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Channels and Actors

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Channels and Actors

cjkent
Hi

I've just started using channels with actors and it appears that a channel has to be created while the body of its actor is running or there's no way to connect it to the actor. Is that right or am I missing something? Currently I can't see a way of creating a class that extends Actor and exposes Channels as fields (except using vars but that feels like a hack and is prone to race conditions unless you're careful).

All the example code I've seen that uses channels shows the channels passed out of the actor by sending them as messages to other actors. Is this supposed to be the only way that channels can be used and if so why? Channel already has a constructor that takes an actor to use as its receiver but it's not public. Would it be possible to make it public or is there a reason why that wouldn't be a good idea?

Thanks
Chris
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Re: [scala] Channels and Actors

Philipp Haller-2
Hi,

cjkent wrote:

> I've just started using channels with actors and it appears that a channel
> has to be created while the body of its actor is running or there's no way
> to connect it to the actor. Is that right or am I missing something?
> Currently I can't see a way of creating a class that extends Actor and
> exposes Channels as fields (except using vars but that feels like a hack and
> is prone to race conditions unless you're careful).
>
> All the example code I've seen that uses channels shows the channels passed
> out of the actor by sending them as messages to other actors. Is this
> supposed to be the only way that channels can be used and if so why? Channel
> already has a constructor that takes an actor to use as its receiver but
> it's not public. Would it be possible to make it public or is there a reason
> why that wouldn't be a good idea?

You are right that exchanging channel references is a bit clumsy that
way. And it also does not add much to safety, either. So, I think it is
a good idea to make the unary constructor of the Channel class public.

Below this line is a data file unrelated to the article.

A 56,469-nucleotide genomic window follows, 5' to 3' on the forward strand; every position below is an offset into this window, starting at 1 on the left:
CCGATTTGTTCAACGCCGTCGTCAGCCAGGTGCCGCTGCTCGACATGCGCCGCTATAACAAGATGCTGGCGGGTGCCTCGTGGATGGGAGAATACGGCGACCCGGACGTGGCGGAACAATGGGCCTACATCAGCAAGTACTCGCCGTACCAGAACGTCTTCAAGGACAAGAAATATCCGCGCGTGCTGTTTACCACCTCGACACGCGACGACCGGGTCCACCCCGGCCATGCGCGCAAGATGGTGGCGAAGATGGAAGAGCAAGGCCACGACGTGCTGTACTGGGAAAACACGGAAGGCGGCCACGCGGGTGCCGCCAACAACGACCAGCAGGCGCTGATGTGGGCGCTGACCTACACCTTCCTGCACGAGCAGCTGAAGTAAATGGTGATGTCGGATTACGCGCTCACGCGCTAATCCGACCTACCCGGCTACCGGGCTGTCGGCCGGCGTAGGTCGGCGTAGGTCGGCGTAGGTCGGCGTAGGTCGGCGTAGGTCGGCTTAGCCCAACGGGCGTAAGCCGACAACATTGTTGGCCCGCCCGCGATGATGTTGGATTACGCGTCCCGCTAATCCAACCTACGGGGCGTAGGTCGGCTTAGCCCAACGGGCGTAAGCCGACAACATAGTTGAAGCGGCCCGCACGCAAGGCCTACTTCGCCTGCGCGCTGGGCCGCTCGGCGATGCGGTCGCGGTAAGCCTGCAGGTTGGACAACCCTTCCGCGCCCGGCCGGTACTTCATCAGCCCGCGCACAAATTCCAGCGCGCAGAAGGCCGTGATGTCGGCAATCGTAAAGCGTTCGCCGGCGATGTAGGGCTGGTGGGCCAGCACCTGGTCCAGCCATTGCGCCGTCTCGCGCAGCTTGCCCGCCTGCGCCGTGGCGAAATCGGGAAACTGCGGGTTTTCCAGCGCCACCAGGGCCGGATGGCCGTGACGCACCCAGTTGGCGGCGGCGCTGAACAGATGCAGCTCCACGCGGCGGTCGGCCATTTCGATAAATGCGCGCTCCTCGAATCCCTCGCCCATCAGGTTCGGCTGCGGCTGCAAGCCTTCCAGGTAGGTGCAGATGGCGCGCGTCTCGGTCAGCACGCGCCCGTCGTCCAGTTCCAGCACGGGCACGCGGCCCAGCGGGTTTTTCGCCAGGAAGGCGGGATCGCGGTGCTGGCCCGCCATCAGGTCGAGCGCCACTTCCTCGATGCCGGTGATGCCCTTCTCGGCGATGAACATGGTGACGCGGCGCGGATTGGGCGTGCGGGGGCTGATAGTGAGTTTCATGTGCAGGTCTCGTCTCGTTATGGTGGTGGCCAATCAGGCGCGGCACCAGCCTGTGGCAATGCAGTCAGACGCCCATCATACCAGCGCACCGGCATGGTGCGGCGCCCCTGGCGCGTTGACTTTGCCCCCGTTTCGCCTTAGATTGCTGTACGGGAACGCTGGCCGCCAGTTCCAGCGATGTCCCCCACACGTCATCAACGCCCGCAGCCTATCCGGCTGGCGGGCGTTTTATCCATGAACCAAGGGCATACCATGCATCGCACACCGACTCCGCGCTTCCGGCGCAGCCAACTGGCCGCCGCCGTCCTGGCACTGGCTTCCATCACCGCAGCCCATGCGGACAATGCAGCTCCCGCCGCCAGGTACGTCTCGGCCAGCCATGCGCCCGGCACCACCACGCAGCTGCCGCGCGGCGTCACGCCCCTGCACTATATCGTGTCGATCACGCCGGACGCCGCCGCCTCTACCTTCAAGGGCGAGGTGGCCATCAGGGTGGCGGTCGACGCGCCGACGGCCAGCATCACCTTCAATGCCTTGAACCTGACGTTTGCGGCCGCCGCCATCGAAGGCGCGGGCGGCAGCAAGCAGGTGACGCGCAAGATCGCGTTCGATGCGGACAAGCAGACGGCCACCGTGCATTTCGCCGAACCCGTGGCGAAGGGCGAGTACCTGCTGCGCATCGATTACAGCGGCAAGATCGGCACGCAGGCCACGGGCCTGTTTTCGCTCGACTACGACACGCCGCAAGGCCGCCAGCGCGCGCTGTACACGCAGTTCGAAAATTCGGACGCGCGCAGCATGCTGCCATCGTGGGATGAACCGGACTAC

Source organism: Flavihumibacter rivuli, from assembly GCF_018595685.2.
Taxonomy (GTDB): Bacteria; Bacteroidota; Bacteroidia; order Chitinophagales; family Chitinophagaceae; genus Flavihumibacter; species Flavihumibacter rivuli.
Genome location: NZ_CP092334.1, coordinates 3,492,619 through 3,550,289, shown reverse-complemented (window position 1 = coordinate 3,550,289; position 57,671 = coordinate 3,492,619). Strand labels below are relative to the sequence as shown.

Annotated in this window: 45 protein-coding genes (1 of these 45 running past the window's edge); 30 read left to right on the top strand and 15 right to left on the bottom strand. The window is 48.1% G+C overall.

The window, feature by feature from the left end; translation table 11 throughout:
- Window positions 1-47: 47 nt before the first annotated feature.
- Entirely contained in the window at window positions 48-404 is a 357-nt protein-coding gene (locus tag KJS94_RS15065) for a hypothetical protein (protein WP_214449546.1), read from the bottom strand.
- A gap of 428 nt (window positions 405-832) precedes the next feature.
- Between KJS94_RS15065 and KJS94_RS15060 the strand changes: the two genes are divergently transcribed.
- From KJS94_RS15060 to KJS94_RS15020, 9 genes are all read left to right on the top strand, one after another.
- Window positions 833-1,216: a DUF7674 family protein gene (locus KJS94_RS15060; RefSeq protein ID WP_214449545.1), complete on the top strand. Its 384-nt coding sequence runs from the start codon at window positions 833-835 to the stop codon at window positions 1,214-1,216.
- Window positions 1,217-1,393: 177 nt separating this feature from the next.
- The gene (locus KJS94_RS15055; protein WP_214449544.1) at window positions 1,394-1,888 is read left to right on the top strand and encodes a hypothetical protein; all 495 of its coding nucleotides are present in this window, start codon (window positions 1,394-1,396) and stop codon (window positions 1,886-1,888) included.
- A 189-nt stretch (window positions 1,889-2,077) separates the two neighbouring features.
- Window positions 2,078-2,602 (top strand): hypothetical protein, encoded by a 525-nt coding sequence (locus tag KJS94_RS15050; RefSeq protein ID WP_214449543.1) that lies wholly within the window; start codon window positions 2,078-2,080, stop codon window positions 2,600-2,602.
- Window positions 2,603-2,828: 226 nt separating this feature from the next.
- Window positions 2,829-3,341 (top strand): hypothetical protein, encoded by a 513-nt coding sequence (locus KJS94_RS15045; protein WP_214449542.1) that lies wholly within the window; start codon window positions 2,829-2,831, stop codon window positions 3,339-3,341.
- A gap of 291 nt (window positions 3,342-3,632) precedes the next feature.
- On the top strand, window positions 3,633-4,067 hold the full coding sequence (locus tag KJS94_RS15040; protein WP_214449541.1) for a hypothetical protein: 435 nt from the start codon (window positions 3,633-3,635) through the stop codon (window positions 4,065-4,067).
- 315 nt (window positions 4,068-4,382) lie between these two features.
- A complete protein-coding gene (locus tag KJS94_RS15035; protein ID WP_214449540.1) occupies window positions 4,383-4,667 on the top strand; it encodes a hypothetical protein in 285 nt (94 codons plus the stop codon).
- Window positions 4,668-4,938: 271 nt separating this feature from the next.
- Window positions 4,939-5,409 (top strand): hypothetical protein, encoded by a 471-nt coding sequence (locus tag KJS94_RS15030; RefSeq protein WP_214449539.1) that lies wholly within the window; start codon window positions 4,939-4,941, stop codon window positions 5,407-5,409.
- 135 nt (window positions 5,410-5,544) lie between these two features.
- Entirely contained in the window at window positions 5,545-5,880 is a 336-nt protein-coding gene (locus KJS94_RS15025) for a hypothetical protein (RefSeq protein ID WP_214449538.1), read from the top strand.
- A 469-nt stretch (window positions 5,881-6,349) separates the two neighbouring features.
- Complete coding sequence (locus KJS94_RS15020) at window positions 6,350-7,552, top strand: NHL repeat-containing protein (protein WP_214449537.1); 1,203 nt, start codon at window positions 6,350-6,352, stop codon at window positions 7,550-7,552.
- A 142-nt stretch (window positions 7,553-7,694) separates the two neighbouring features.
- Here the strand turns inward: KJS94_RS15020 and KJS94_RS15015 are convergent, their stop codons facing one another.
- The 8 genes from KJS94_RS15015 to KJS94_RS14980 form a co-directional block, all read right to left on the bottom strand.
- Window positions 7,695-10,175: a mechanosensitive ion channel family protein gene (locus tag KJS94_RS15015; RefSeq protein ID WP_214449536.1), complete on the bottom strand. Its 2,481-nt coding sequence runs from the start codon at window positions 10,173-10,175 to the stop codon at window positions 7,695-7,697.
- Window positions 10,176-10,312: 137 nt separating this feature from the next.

Philipp

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[scala] actor receive

Judson, Ross
I got bitten a few days ago by actor receive...the short version is that
I set up an actor, called into the Scala interpreter from within that
actor supplying a local function (in the actor) as a callback. When the
interpreter needs a line of input, it called my callback, where I have
the actor's receive. The receive grabs a line of input from its message
queue, then returns that to the interpreter. Overkill? Sure, but
sometimes you just want to play with the neat actor facility.

Except that it didn't work, and it was driving me nuts...I finally
tracked it down...the first thing the Scala interpreter does on the
_first_ line of input is use a _future_ to do the calculation...that
resulted in the first invocation of my callback occurring on a thread
that did not have the actor machinery set up, and led to no behavior.

It's my understanding that an actor receive executed when the actor
setup has not been performed will simply never return, and cannot be
"unlocked". If that's the case, I believe that it would be appropriate
to signal an error...or find a way to permit this to work correctly.
When we're dealing with actors we don't want to have to think much about
threads, and the requirement that the thread have actor setup performed
somewhere up the stack is a bit painful -- particularly when the
underlying library may engaged in thread-shifting behaviors of its own!

Which brings up the sticky mess of lexical scoping vs. threading...what
the actor library does, in effect, is say that in a given scope you
might be executing in ay thread...

RJ
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Re: [scala] actor receive

David Pollak
In lift, I go through great pains to make sure that Comet Actors get
messages that contain the functions that they need to execute (the
callbacks that were linked to form elements, ajax elements, etc.) so the
execution is always done in the scope of the Actor (within a receive/react.)

There's nothing like a hybrid model to make one think about things like
this!

Judson, Ross wrote:

> I got bitten a few days ago by actor receive...the short version is that
> I set up an actor, called into the Scala interpreter from within that
> actor supplying a local function (in the actor) as a callback. When the
> interpreter needs a line of input, it called my callback, where I have
> the actor's receive. The receive grabs a line of input from its message
> queue, then returns that to the interpreter. Overkill? Sure, but
> sometimes you just want to play with the neat actor facility.
>
> Except that it didn't work, and it was driving me nuts...I finally
> tracked it down...the first thing the Scala interpreter does on the
> _first_ line of input is use a _future_ to do the calculation...that
> resulted in the first invocation of my callback occurring on a thread
> that did not have the actor machinery set up, and led to no behavior.
>
> It's my understanding that an actor receive executed when the actor
> setup has not been performed will simply never return, and cannot be